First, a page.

The Importance of Confidence in Career and Life

Haley Morse is vice president, services sales, North American retail and has been with JDA for nearly 25 years. She is a great example of getting comfortable being uncomfortable and talks about how she’s done this in her career, and how important it is to be confident in yourself and your decisions.

Haley’s family, from L to R: Haley, Zachary, Sydney, and David

Tell us a little about yourself.

I grew up in Maryland and while I went to school in Delaware, I never strayed too far! I moved back to Maryland while my husband got his MBA from the University of Maryland then to the Northern Virginia area where we still live today with our two kids who are 15 and 18. They keep us busy and aside from cheering them on, I love to do CrossFit. I find working out so important, especially when I travel. It is a good constant.

You’ve been at JDA for more than 20 years – can you share your career journey with us?

I started at Comshare as an associate consultant in 1995 right out of college.  They wanted to hire me into sales but I had no experience and didn’t know enough about the software or the industry. I asked to be put into consulting for a year to gain credibility and ended up staying there for 10 years!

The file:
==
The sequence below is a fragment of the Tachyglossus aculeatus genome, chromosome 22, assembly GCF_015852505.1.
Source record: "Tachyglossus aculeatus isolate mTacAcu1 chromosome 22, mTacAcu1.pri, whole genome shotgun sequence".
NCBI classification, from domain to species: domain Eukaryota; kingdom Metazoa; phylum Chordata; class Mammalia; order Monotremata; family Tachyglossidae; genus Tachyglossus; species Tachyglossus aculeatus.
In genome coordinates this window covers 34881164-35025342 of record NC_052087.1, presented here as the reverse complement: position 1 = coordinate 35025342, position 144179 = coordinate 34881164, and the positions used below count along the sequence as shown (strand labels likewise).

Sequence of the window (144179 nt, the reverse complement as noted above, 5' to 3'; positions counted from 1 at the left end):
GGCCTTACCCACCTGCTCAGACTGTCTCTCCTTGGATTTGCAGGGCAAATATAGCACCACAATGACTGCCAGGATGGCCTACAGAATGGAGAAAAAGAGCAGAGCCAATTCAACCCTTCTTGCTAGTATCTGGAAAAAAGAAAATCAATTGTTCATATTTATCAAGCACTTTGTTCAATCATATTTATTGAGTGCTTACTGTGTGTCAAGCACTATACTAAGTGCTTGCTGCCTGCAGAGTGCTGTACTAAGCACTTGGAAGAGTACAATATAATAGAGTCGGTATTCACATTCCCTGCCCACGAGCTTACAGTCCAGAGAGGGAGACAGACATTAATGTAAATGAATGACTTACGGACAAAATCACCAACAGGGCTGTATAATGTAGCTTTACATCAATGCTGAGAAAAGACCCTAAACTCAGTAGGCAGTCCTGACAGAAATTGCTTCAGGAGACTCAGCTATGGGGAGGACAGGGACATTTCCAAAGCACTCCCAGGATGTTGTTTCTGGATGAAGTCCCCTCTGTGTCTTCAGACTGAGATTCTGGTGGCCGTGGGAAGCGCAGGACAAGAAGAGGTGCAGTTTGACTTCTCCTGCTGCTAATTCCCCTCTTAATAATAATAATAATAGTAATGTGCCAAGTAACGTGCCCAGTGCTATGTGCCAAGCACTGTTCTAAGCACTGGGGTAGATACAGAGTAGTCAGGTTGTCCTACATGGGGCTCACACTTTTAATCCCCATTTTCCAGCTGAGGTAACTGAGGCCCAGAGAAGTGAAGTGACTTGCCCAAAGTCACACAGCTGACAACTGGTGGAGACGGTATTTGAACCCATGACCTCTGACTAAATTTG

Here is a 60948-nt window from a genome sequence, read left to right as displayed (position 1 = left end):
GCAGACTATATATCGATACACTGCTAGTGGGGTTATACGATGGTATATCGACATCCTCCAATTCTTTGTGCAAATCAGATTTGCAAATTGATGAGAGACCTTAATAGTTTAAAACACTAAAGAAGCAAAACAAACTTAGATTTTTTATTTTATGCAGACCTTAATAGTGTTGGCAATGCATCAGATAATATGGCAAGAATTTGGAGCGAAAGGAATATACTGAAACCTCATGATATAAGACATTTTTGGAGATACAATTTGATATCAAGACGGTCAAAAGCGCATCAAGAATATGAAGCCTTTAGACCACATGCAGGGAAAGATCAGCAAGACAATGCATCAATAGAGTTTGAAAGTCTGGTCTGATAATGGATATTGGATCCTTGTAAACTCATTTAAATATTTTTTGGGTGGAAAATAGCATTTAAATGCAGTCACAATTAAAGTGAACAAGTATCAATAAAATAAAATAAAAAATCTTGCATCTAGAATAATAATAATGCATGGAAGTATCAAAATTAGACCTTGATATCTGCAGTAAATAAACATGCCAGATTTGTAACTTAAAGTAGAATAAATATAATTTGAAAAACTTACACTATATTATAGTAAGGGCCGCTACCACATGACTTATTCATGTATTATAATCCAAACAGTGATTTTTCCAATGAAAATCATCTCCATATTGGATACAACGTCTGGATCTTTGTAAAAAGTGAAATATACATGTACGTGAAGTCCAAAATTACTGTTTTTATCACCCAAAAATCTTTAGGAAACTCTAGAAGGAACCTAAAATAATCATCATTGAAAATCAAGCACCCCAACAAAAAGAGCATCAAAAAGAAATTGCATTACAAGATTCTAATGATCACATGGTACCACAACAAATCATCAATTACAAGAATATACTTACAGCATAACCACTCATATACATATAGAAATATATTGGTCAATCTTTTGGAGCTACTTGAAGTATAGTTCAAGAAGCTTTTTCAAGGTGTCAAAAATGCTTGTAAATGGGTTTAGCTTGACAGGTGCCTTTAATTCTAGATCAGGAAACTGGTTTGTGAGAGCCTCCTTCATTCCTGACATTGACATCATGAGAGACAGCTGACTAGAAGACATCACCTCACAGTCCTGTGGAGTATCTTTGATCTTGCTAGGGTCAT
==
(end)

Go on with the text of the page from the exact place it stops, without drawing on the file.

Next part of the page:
In 1998, JDA bought the Arthur suite from Comshare and by that point, I was a consulting manager.  I always joked that I was ‘gift with purchase’ when JDA bought the suite since I continued on at JDA from there.

While at JDA I have worn a bunch of hats including services delivery, product management and was even a resource controller for a couple of years.  In 2005, I moved into a services sales role which was a new role at JDA at the time. In 2016, I moved into the customer executive (CE) role for two years, and then moved into my current role in 2018.

Sales is sometimes seen as male-dominated – do you agree/disagree? What has been your experience?

I completely agree. While I know many women in sales, we are always the minority in the room or at a conference.  While in Services Sales, I was the only female for many years.  As a CE in retail, there were only a few others and even less in the vice president role. But it is getting better and I see the change as more women enter the field.